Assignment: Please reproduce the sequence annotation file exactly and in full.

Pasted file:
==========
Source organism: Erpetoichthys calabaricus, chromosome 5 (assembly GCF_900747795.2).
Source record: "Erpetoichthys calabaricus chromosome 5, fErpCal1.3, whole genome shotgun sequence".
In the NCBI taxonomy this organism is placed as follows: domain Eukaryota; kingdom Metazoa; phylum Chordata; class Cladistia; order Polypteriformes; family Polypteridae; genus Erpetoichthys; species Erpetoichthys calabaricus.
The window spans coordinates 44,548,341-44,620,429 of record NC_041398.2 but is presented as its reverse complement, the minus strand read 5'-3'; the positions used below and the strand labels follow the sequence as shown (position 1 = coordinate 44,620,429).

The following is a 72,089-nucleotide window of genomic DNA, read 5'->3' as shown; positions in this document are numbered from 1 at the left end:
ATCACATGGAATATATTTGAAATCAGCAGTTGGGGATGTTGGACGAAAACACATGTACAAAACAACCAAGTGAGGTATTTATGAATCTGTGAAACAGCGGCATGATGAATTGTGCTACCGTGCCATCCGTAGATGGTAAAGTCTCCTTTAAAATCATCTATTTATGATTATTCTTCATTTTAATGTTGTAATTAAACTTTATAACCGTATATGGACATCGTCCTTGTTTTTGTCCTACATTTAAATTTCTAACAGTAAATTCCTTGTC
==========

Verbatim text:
Source organism: Erpetoichthys calabaricus, chromosome 5 (assembly GCF_900747795.2).
Source record: "Erpetoichthys calabaricus chromosome 5, fErpCal1.3, whole genome shotgun sequence".
In the NCBI taxonomy this organism is placed as follows: domain Eukaryota; kingdom Metazoa; phylum Chordata; class Cladistia; order Polypteriformes; family Polypteridae; genus Erpetoichthys; species Erpetoichthys calabaricus.
The window spans coordinates 44,548,341-44,620,429 of record NC_041398.2 but is presented as its reverse complement, the minus strand read 5'-3'; the positions used below and the strand labels follow the sequence as shown (position 1 = coordinate 44,620,429).

The following is a 72,089-nucleotide window of genomic DNA, read 5'->3' as shown; positions in this document are numbered from 1 at the left end:
ATCACATGGAATATATTTGAAATCAGCAGTTGGGGATGTTGGACGAAAACACATGTACAAAACAACCAAGTGAGGTATTTATGAATCTGTGAAACAGCGGCATGATGAATTGTGCTACCGTGCCATCCGTAGATGGTAAAGTCTCCTTTAAAATCATCTATTTATGATTATTCTTCATTTTAATGTTGTAATTAAACTTTATAACCGTATATGGACATCGTCCTTGTTTTTGTCCTACATTTAAATTTCTAACAGTAAATTCCTTGTC